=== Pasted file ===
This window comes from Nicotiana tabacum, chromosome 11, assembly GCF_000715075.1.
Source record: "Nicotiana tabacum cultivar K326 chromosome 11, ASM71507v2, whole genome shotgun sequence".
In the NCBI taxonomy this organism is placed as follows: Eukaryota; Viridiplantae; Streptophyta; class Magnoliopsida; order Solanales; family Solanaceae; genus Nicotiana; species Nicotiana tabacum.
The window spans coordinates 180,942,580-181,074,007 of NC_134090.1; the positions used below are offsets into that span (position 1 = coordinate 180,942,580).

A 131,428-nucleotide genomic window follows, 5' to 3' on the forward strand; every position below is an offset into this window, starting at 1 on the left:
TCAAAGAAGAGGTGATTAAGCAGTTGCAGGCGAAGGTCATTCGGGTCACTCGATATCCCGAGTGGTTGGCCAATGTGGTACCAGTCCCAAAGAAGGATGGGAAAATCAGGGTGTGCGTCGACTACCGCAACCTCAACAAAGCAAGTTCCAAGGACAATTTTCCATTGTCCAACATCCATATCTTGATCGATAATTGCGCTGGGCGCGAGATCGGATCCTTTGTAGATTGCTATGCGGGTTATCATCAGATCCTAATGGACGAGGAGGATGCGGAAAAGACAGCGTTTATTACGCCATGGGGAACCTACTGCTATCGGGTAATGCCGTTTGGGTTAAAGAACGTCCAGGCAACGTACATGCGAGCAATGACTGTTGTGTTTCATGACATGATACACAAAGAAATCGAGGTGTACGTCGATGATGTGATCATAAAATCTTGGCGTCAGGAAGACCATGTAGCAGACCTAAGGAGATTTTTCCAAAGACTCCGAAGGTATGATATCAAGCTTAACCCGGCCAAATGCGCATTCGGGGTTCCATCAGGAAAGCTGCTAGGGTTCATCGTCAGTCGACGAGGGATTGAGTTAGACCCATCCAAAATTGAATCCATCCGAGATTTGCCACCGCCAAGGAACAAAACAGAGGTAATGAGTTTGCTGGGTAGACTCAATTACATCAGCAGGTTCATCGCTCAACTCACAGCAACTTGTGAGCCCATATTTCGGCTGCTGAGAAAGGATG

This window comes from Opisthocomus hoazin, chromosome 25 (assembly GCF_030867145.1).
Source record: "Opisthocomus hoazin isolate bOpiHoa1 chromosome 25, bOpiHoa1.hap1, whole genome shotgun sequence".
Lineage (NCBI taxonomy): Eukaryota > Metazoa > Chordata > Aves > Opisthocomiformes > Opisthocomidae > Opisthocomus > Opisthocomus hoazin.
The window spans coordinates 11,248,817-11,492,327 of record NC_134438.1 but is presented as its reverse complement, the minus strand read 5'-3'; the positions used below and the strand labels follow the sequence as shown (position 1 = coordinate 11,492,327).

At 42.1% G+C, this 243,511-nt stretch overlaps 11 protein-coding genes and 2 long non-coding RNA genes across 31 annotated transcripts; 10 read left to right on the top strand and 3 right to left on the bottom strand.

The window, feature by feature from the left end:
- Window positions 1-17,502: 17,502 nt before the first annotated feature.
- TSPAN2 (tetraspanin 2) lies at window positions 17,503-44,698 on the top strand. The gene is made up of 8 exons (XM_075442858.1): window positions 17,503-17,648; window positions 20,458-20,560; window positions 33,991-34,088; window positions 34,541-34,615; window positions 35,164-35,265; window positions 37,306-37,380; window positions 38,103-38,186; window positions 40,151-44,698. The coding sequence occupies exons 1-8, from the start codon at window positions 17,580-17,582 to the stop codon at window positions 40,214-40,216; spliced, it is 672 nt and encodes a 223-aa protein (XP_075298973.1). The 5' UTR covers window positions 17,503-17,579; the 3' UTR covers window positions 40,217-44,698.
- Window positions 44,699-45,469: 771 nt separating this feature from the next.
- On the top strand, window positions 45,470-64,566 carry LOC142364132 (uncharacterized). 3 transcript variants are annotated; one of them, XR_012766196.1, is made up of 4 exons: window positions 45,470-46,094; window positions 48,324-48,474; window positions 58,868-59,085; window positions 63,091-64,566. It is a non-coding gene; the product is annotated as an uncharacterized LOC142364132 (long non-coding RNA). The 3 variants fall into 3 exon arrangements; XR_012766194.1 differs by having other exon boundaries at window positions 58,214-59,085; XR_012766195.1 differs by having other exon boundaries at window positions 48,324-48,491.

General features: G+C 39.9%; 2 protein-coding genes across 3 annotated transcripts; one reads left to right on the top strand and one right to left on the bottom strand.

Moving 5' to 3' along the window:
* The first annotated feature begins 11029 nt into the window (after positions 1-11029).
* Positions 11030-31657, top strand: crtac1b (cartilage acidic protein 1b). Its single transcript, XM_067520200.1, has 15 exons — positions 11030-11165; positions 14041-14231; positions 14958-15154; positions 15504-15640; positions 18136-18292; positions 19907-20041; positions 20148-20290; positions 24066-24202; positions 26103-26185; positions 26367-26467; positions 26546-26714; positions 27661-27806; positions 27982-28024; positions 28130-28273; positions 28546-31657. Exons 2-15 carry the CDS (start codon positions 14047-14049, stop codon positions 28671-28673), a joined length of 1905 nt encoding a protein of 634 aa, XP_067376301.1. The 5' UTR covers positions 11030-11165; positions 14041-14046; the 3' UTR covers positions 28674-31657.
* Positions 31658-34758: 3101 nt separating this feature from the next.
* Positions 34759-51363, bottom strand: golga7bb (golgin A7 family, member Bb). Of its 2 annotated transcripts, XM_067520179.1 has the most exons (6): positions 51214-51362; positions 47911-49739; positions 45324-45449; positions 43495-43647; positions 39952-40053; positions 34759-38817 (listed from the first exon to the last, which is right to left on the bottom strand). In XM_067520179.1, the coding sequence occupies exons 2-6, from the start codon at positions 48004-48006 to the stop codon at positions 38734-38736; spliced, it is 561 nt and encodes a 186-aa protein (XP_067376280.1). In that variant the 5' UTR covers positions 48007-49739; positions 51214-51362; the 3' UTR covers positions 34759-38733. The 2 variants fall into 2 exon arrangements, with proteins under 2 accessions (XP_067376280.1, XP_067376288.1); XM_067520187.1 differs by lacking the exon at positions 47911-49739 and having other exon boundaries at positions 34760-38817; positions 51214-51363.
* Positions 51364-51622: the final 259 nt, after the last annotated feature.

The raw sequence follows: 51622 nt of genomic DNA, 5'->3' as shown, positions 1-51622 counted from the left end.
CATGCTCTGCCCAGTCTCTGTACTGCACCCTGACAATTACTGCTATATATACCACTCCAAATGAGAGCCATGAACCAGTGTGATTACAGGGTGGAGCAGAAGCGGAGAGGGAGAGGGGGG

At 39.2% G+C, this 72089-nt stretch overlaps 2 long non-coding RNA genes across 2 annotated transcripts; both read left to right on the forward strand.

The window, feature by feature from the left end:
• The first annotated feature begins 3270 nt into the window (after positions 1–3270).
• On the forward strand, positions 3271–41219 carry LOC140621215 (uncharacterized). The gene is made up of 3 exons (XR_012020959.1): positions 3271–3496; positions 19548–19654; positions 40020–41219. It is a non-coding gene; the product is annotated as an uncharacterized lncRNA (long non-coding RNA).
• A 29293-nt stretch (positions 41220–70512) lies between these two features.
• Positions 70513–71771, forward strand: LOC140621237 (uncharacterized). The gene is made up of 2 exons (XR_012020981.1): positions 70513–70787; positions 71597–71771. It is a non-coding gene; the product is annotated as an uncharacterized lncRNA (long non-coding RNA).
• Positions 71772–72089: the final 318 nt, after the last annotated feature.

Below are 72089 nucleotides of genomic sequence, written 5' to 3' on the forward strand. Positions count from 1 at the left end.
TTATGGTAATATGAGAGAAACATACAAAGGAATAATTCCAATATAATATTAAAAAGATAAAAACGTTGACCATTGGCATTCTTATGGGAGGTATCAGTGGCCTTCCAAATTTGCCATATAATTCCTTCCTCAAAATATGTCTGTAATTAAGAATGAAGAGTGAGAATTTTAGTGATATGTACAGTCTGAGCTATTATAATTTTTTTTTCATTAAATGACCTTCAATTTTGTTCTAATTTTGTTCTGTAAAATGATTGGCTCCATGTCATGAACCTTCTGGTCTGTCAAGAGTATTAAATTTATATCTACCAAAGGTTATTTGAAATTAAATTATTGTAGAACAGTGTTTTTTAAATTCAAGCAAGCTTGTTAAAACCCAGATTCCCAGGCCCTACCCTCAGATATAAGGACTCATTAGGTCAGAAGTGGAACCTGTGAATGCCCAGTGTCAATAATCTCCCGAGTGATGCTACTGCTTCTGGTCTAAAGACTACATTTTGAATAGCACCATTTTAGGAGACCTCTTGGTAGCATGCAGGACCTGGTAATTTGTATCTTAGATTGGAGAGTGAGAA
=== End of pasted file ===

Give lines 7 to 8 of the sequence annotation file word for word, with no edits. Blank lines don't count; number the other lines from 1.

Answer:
This window comes from Opisthocomus hoazin, chromosome 25 (assembly GCF_030867145.1).
Source record: "Opisthocomus hoazin isolate bOpiHoa1 chromosome 25, bOpiHoa1.hap1, whole genome shotgun sequence".